Easter 1984: My First Visit To The Tan Zhe Si Temple

Tanzhe_TempleTan Zhe Si Temple

During the early part of my stay in China, I met and befriended a very outgoing and talented American lady, Karin Malmstrom. She helped me on several occasions with translations during meetings with Beijing Municipal Government officials and we used to spend time on weekends together exploring Beijing and its surroundings. Karin is very interested in nature conservation and environment in general. I initially met her when she went to visit a friend of hers who was also staying at the Beijing Hotel and was affectionately called Miss Panda as she was very much interested in the protection of pandas.

On Easter weekend 1985, Miss Panda, Karin and I  decided to go to Tan Zhe Si Temple about 30 km to the west of Beijing. This Buddhist Temple, built some 1,600 years ago, is one of the oldest in China. It is surrounded by nine peaks on the east, west and north sides and, in old times, people used to describe it as a “pearl played by nine dragons”. We met on Easter Sunday in the hotel lobby. Each of us had prepared some snacks and we had purchased a bottle of Champagne at the Friendship Store to toast the Easter holidays. At that time, the Friendship Store was not open to Chinese people but only to foreigners. To mark this special trip, we decided to wear bright red jackets with traditional animals patterns similar to the design of the blanket I had bought in Xian. In a three-color environment (at that time, people would only have the choice of wearing three colours, grey, dark green and dark blue) we were obviously not going to travel incognito.

I had read two books by Ann Bridge describing the trips that foreigners living in the Legation Quarters in Beijing at the end of the 19th century used to make to various temples and places of interest around the city. Families used to go out for several days and everything had to be brought from the Legations, not only food and drinks but also equipment, beds, bedding and the rest. Quite an undertaking considering that transportation had to be done by carriages and that it would take a good part of one day just to cover 30 km.

Driving westwards, we were all talking about how it was at that time. We could imagine how the ladies would look in their long dresses and gents in full business attire and how elegant such affairs were ……… We finally arrived at the majestic Tan Zhi Si (Temple of Black Pool and Wild Mulberry Tree). As we were approaching the ticketing office, Chinese visitors were quite amazed to see three foreign “ladies in red”. It appears that many of them actually thought we were Muslim because of the pattern of our jackets (Xian has a large Muslim community dating from the Silk Road).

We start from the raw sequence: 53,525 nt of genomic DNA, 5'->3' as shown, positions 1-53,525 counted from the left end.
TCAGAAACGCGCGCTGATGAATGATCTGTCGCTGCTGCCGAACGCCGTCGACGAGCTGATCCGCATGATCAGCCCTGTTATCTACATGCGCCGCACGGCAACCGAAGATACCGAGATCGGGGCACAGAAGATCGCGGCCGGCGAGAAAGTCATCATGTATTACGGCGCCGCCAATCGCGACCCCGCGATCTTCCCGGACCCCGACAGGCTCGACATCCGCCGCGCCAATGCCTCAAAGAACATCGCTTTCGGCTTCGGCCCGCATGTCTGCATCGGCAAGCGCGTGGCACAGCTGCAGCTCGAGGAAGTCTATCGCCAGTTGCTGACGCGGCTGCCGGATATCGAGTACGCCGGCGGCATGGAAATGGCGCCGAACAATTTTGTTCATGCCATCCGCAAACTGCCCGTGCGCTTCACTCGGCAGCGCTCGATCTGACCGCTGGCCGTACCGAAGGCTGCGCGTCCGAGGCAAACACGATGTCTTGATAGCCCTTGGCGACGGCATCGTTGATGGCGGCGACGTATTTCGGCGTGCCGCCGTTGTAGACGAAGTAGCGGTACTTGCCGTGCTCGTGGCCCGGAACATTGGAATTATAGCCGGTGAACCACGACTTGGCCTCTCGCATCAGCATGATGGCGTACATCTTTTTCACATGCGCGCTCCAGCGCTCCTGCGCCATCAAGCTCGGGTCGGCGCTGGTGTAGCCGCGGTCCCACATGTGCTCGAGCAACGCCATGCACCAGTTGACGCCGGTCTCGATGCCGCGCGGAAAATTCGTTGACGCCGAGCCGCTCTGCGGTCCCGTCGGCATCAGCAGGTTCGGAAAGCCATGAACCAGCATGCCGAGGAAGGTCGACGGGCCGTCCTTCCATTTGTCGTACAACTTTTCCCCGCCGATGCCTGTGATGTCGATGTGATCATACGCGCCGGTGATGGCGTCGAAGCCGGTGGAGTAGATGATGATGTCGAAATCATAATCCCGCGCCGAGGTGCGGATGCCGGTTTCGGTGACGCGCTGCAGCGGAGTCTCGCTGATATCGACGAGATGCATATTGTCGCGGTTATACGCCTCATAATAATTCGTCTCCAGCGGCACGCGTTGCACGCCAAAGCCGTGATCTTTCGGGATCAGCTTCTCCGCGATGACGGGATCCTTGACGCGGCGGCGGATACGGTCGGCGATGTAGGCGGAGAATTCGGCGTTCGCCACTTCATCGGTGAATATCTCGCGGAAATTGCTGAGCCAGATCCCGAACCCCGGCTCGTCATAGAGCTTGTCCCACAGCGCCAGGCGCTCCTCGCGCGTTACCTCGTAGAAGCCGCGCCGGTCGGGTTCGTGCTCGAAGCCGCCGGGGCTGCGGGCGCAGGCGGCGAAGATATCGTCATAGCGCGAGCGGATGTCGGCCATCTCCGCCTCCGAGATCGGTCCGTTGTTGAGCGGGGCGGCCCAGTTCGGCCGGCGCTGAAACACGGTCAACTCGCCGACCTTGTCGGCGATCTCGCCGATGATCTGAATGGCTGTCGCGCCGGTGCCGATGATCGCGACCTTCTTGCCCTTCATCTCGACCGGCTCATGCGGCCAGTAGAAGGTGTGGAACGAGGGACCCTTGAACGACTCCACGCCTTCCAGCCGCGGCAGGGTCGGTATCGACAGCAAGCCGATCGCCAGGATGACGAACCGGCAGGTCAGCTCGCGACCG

Floating cupThe Floating Cup Pavilion

The entire ground of the temple covers an area of 7 hectares. Along the central axis are prayer halls; on the east are living quarters for high-ranking monks and visiting court officials and imperial family members when they came to the temple; on the west side are smaller compounds and prayer halls with the intriguing “Floating Cups Pavilion”. A ten-centimeter wide winding canal is cut into the floor, like a coiling dragon. Water flows into the trough from the dragon’s mouth on the east of the pavilion and out to the west. People used to sit around the trough and float a wine cup in it. Whoever the wine cup stopped in front of would then drink the wine and recite a poem. Then the cup would be refilled and the “contest” would go on.

The daughter of Kublai Khan, first emperor of the Yuan Dynasty, entered the nunnery at Tan Zhe Si in 13th century and it is said that two indentations from kneeling and praying at the Guanyin Hall are those made by her as she always prayed there. She was supposedly buried at the temple in the Upper and Lower pagoda compounds outside of the front gate where there are 75 stupas in which remains of high-ranking monks are kept.

Trees were spectacular as well. It is said that the two gingko trees called the “Emperor tree and the Empress tree” by the Hall of Three Sages were planted during the Liao Dynasty over 1,000 years ago. The Emperor tree, named by Emperor Qianlong during his first visit to the Temple, is 30 meters high with a diameter of more than 4 meters.

We had our picnic and sipped champagne in the shadow of a large pine tree, the only people doing so among the visitors. We attracted some attention but our minds were far away; in the beginning of the 20th century, wondering who had been under this particular tree and how they had spent their time in such a unique setting as described by Ann Bridge in her book, “The Peking Picnic”.



Easter Egg Tradition

Collection of Easter Eggs

Easter, the most significant Christian holiday, comes with many different ancient traditions and customs that vary from country to country.

In Slovakia, Easter egg decoration goes far beyond simple painting and also includes dying, carving and cutting, depending on people’s skills and talents. Some decorate them with lace and fabrics or create elaborate patterns with wax pencils.

These eggs are actually works of art in their own right even if they obviously cannot compare with the exquisite jewelled eggs made by goldsmith Peter Carl Fabergé at the Imperial Russian Court.